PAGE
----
At the 2000 census there were 47,630 people in 18,524 households, including 12,411 families, in the city. The population density was 1,719.2 inhabitants per square mile (663.9/km2). There were 18,994 housing units at an average density of 685.6 per square mile (264.7/km2). The racial makeup of the city in 2010 was 65.8% non-Hispanic White American, 2.5% non-Hispanic Black American, 0.2% Native American, 6.5% Asian, 0.2% Pacific Islander, 0.3% from other races, and 3.2% from two or more races. Hispanic or Latino of any race were 21.3%.[22]

Of the 18,524 households 32.1% had children under the age of 18 living with them, 52.7% were married couples living together, 10.3% had a female householder with no husband present, and 33.0% were non-families. 25.2% of households were one person and 9.3% were one person aged 65 or older. The average household size was 2.52 and the average family size was 3.01.

The age distribution was 23.1% under the age of 18, 6.4% from 18 to 24, 29.9% from 25 to 44, 27.5% from 45 to 64, and 13.0% 65 or older. The median age was 40 years. For every 100 females, there were 93.6 males. For every 100 females age 18 and over, there were 90.3 males.

The median household income was $63,453 and the median family income was $74,434 (these figures had risen to $78,895 and $91,890 respectively as of a 2007 estimate).[23] Males had a median income of $55,822 versus $40,287 for females. The per capita income for the city was $32,402. About 3.1% of families and 5.6% of the population were below the poverty line, including 6.1% of those under age 18 and 4.0% of those age 65 or over.


The Buck Institute for Research on Aging is a world leader on aging-associated diseases research.
The historic Hamilton Theatre.
The historic Hamilton Theatre.
Doctor Insomniac's Coffee, a Historic Landmark[24] on Grant Avenue
Doctor Insomniac's Coffee, a Historic Landmark[24] on Grant Avenue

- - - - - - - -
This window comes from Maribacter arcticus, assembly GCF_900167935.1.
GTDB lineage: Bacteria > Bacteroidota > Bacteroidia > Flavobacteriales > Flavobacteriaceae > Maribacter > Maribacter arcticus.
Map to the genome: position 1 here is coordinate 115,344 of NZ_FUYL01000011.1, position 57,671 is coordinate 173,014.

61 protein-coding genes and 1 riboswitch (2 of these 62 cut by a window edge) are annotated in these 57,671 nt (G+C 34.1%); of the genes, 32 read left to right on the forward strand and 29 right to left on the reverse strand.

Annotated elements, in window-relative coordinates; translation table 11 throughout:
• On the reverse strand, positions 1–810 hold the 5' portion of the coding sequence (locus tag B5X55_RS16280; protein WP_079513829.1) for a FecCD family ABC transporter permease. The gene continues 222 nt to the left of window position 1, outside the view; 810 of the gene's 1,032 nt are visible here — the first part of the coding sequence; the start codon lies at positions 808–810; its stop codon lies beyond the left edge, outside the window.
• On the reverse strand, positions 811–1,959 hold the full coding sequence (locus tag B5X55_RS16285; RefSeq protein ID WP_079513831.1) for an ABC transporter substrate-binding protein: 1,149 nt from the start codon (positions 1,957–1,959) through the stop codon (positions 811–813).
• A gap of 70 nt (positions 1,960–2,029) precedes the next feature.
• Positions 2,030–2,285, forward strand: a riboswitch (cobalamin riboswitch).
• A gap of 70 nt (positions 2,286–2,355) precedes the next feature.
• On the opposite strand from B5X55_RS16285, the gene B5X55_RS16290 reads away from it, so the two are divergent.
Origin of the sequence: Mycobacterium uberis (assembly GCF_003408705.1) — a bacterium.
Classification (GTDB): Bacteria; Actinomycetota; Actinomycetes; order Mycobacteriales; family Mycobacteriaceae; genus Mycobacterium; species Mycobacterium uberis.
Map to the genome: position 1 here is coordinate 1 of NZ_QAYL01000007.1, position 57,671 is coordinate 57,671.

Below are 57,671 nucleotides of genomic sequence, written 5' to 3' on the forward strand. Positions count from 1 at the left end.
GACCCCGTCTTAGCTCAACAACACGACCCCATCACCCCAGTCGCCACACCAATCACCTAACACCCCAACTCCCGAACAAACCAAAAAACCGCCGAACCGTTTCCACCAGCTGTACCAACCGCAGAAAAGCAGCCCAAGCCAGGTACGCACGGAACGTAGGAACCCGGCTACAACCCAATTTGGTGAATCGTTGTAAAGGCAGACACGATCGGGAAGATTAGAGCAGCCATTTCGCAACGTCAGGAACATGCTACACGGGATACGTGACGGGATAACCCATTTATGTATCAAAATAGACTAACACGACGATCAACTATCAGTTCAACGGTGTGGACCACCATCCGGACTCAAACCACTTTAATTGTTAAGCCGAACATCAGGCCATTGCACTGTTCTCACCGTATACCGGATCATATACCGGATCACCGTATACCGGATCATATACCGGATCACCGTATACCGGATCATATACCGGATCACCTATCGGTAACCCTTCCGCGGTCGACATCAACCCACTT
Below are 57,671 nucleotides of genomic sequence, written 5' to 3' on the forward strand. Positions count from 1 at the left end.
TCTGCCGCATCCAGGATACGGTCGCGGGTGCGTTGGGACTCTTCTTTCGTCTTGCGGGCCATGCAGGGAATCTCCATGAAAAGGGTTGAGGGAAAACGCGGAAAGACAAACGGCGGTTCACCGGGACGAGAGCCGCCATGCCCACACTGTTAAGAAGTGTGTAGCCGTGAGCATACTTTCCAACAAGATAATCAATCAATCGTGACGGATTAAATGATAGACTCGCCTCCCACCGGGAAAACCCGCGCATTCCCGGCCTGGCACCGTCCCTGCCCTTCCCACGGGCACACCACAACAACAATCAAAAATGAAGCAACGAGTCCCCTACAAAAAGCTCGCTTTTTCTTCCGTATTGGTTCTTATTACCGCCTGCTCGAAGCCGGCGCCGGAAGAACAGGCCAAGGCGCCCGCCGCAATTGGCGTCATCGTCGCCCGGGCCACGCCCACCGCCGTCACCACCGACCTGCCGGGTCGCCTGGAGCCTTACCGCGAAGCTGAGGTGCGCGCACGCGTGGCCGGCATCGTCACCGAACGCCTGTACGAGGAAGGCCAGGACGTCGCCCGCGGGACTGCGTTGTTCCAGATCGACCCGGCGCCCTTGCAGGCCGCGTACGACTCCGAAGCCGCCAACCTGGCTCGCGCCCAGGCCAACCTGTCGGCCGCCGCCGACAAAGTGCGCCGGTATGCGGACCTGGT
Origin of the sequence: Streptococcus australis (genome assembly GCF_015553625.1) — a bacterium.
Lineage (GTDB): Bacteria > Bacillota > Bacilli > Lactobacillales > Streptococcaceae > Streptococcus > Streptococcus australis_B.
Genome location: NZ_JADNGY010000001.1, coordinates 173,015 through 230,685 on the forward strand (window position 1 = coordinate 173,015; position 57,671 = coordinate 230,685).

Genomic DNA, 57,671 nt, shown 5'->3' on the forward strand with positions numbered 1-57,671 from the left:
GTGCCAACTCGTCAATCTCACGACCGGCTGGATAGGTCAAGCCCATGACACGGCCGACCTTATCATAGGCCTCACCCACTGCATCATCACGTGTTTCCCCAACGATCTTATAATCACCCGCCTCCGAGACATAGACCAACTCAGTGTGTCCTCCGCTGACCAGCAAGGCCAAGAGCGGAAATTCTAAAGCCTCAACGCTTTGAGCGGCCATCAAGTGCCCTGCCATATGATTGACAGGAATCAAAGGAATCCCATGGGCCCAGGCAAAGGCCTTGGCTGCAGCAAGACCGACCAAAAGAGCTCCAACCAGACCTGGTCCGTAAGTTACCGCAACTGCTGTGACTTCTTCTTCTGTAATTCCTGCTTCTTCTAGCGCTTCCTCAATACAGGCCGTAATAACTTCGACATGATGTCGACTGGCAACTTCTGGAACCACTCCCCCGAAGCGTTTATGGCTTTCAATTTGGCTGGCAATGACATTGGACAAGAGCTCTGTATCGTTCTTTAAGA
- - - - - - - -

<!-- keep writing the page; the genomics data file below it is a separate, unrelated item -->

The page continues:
The city is home to the Buck Institute for Research on Aging, and several biotech firms, such as Biosearch Technologies, BioMarin Pharmaceutical and Ultragenyx.[25] Several small technology companies are also based in Novato, such as 2K, Radiant Logic, Toys For Bob, One Legal, International Genetics Incorporated, Channel Management Solutions, Enwisen, Sonic Solutions and DriveSavers.

The former Hamilton Air Force Base is also located in Novato, but was decommissioned in 1974 and designated a Historic District in 1998. After lying stagnant for many years, major renovations were pushed through by then-mayor Michael DiGiorgio. As of 2008 the base has largely been redeveloped into single-family homes. The former hangar buildings were gutted and redeveloped into two-story office buildings; tenants include 2K Sports, Sony Imageworks, Visual Concepts, The Republic of Tea, Toys For Bob, and Birkenstock Distribution USA.

From 1983 to 1998, the iconic[26] developer of video games, Brøderbund Software, was headquartered in Novato, known through games Choplifter, Lode Runner, Karateka, and Prince of Persia, and others.[27] From the 1982 until 2015, Novato was headquarters for Fireman's Fund Insurance Company, which was Marin County's largest employer at one time, with 2,400 employees as of 2000. By 2015, the company had laid off or transferred most its employees and relocated its remaining employees to a smaller headquarters in nearby Petaluma.[28]

In Eastern Novato, north of Hamilton, there are several hayfields contributing to the local economy, but they are diminishing as more and more of them are restored to wetlands.

Top employers
The Villas at Hamilton.
The Villas at Hamilton.

As of 2018–19 the city's principal employers were:[29]

# Employer # of Employees % of Total City Employed
1 BioMarin Pharmaceutical 1005 3.56%
2 Novato Unified School District 803 2.85%
3 2K/Visual Concepts 660 2.34%
4 Bradley Electric 342 1.21%
5 Costco Wholesale 316 1.12%
6 Novato Community Hospital 304 1.08%
7 City of Novato 290 1.03%
8 Ultragenyx 275 0.98%
9 Safeway Stores 250 0.89%
10 Novato Healthcare Center 233 0.83%


Hamilton Field History Museum.

Prominent museums in Novato include:

Other museums in Novato include the Novato History Museum, the Space Station Museum, the Marin Treks Natural History Museum, and the Novato Roundhouse. Other notable attractions in Novato include the Harkleroad wind turbine, the Point Reyes National Seashore, Miwok Park, the Hamilton Wetlands, and the Mount Burdell Open Space Preserve.


Novato is served by the Novato Unified School District. Notable public high schools include Novato High School and San Marin High School. Novato Charter School is a charter school in Novato.